So when I found an ad selling a 2000 white Jeep Wrangler for $2500, I was psyched. Even better was the fact that I could have the vehicle delivered to anywhere in the country for no additional fee.
You’ll laugh at me for getting sucked into this stupid scheme, but it was a different time and internet scams weren’t as prevalent then as they are now.
I emailed back and forth with the man selling the Jeep. His name was Mark Bicklehaupt and he explained that the Jeep belonged to his 22 year old son who had been diagnosed with Leukemia. The son was in the hospital and the family needed money to pay for his treatments. The family business was in buying and selling used cars, so it was no big deal to ship the Jeep from where it was parked in Colorado to New England.
I feel a little bit sick when I think about what happened next. I called my mom and asked her to get a money order for me for the full purchase price of the Jeep. I was still using my hometown bank, so with a phone call, I was able to transfer money out of my checking account and into hers so she could walk into CVS with a fat stack of cash and walk out with a little slip of paper that I could use to wire the money to Mark.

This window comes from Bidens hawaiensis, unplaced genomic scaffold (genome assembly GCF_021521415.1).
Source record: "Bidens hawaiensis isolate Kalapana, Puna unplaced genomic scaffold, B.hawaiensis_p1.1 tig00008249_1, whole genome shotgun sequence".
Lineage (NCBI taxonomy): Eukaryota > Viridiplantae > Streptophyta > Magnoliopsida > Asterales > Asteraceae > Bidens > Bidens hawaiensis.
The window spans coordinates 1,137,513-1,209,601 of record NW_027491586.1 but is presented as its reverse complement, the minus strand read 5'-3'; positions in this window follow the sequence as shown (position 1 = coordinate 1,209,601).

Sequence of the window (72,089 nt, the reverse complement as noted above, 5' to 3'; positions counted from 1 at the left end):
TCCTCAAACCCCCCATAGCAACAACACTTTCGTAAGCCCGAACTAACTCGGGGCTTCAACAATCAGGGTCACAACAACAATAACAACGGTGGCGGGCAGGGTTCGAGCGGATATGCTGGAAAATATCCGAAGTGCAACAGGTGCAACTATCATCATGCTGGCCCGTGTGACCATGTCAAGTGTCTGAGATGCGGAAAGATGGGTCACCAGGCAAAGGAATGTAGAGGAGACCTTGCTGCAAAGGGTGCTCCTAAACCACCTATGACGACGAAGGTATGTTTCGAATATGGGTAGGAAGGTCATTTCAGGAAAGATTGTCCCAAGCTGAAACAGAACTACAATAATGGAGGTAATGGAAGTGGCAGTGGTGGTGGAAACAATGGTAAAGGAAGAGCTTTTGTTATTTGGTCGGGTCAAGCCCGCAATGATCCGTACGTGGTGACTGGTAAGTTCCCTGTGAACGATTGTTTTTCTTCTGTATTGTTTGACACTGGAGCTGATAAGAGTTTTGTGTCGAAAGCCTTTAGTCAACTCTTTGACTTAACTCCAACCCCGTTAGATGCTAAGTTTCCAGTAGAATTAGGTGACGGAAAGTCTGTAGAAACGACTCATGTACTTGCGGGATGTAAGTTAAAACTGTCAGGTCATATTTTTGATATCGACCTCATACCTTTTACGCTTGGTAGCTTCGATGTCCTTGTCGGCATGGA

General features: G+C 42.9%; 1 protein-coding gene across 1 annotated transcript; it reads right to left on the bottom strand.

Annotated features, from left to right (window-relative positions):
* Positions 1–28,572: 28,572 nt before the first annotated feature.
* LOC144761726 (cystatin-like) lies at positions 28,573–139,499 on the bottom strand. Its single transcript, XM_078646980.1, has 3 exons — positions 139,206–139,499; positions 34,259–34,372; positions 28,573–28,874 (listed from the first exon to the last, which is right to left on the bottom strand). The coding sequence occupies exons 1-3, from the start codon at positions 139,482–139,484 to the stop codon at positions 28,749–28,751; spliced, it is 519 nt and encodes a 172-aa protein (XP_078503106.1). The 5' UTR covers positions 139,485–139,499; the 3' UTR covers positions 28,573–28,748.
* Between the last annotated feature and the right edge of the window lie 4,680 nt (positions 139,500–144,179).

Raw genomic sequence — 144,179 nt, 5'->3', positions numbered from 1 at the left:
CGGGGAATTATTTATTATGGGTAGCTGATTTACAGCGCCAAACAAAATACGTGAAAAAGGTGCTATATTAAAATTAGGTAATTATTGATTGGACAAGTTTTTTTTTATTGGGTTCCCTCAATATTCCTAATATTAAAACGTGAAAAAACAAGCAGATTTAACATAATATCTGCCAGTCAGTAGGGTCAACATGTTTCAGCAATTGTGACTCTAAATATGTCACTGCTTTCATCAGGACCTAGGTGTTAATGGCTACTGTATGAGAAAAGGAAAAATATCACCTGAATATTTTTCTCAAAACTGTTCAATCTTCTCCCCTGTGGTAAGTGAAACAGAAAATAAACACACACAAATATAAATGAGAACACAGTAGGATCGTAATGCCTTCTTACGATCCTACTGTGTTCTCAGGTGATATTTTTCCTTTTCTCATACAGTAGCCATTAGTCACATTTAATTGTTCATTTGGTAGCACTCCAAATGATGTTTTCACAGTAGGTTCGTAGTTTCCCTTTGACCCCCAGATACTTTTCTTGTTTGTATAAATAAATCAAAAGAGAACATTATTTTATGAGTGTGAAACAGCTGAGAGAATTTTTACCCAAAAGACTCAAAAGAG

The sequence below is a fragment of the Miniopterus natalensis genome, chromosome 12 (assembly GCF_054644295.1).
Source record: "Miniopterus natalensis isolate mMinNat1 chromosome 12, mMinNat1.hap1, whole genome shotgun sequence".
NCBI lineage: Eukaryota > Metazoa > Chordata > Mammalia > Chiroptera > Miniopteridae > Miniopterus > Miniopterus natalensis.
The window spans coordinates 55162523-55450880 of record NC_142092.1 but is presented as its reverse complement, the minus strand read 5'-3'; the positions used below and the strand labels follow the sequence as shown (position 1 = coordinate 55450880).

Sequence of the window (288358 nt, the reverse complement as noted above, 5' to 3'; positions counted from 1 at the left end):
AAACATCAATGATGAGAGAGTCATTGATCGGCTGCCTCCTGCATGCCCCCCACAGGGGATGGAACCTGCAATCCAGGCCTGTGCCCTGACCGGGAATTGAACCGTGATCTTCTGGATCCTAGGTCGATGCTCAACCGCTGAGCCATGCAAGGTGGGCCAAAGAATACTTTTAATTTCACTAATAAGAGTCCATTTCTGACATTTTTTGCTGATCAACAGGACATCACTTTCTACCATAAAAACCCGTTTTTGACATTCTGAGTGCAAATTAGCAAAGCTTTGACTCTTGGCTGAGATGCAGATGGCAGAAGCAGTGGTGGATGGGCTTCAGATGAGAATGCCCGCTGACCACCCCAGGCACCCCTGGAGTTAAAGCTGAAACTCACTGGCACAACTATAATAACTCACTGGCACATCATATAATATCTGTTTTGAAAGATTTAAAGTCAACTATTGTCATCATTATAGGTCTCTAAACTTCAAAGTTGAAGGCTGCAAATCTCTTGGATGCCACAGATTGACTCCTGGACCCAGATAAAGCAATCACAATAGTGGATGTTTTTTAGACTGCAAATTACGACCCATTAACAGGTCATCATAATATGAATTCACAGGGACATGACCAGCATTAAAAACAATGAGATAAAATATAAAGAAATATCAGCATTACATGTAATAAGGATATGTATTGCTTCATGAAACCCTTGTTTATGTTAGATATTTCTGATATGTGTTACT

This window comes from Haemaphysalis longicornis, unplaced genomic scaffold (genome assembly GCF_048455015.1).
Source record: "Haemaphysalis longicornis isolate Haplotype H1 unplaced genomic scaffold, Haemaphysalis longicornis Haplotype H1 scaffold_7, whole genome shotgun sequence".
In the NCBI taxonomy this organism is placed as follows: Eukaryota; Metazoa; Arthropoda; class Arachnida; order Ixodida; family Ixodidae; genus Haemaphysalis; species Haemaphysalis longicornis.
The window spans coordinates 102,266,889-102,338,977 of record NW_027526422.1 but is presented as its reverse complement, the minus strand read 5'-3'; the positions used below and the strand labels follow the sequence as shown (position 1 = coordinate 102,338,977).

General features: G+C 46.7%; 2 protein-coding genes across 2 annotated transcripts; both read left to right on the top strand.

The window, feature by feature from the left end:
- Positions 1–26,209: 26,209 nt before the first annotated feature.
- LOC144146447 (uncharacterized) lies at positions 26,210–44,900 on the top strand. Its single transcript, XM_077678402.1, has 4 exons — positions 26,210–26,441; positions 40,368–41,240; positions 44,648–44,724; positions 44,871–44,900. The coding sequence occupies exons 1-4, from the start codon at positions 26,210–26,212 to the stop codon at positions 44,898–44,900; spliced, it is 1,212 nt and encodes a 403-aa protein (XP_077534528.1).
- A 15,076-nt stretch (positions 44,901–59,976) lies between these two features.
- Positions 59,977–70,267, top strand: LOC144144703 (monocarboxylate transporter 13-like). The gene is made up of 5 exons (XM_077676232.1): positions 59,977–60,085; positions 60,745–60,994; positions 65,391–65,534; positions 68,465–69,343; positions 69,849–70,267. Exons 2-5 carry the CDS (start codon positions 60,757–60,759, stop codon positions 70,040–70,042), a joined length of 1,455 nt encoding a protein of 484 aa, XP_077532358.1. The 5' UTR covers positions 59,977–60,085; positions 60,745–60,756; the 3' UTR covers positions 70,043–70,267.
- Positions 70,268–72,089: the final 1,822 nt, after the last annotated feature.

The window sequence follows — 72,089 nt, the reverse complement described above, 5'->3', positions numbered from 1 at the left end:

I copied the confirmation number from the money order down in sharpie on a white piece of paper and faxed it to Mr. Bicklehaupt. Then I triumphantly bragged to my shipmates that would soon be behind the wheel of a sick new ride.
Several days later, I left California. Mark had assured me he would have the Jeep delivered to my sister’s house in New York by 5pm on the day requested.
So I waited. I researched what I would need to register the Jeep. I did laundry. I listened to every car that drove by, waiting to hear the heavy rumble of a big car carrier that would slow down and pull into the driveway.
By 2pm, I started going over the events of the last few days in my head. Leukemia? Really? And free shipping from Colorado?
I hung on to the fact that I had spoken with Mark on the phone. I had scrounged quarters and stood at a payphone outside a hotel on Catalina Island, as if speaking to a real human meant I wasn’t getting scammed. For five minutes, I asked questions and heard the answers I wanted to hear. At the time, it was reassuring.